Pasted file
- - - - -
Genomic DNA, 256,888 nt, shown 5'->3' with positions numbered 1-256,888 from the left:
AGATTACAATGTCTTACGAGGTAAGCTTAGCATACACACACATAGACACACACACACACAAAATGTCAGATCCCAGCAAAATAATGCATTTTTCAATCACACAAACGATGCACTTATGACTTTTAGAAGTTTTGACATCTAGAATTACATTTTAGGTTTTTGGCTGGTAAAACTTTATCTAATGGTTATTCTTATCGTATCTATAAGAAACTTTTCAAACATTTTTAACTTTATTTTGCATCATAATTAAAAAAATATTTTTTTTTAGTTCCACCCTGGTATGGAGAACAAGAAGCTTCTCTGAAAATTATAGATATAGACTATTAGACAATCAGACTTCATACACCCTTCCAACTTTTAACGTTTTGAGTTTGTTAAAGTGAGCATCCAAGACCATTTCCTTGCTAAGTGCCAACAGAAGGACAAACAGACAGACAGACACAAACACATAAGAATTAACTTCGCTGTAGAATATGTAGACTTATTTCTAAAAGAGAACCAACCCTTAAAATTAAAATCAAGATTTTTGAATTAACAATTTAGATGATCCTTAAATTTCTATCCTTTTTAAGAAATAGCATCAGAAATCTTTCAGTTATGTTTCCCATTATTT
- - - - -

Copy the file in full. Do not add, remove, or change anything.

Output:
Genomic DNA, 256,888 nt, shown 5'->3' with positions numbered 1-256,888 from the left:
AGATTACAATGTCTTACGAGGTAAGCTTAGCATACACACACATAGACACACACACACACAAAATGTCAGATCCCAGCAAAATAATGCATTTTTCAATCACACAAACGATGCACTTATGACTTTTAGAAGTTTTGACATCTAGAATTACATTTTAGGTTTTTGGCTGGTAAAACTTTATCTAATGGTTATTCTTATCGTATCTATAAGAAACTTTTCAAACATTTTTAACTTTATTTTGCATCATAATTAAAAAAATATTTTTTTTTAGTTCCACCCTGGTATGGAGAACAAGAAGCTTCTCTGAAAATTATAGATATAGACTATTAGACAATCAGACTTCATACACCCTTCCAACTTTTAACGTTTTGAGTTTGTTAAAGTGAGCATCCAAGACCATTTCCTTGCTAAGTGCCAACAGAAGGACAAACAGACAGACAGACACAAACACATAAGAATTAACTTCGCTGTAGAATATGTAGACTTATTTCTAAAAGAGAACCAACCCTTAAAATTAAAATCAAGATTTTTGAATTAACAATTTAGATGATCCTTAAATTTCTATCCTTTTTAAGAAATAGCATCAGAAATCTTTCAGTTATGTTTCCCATTATTT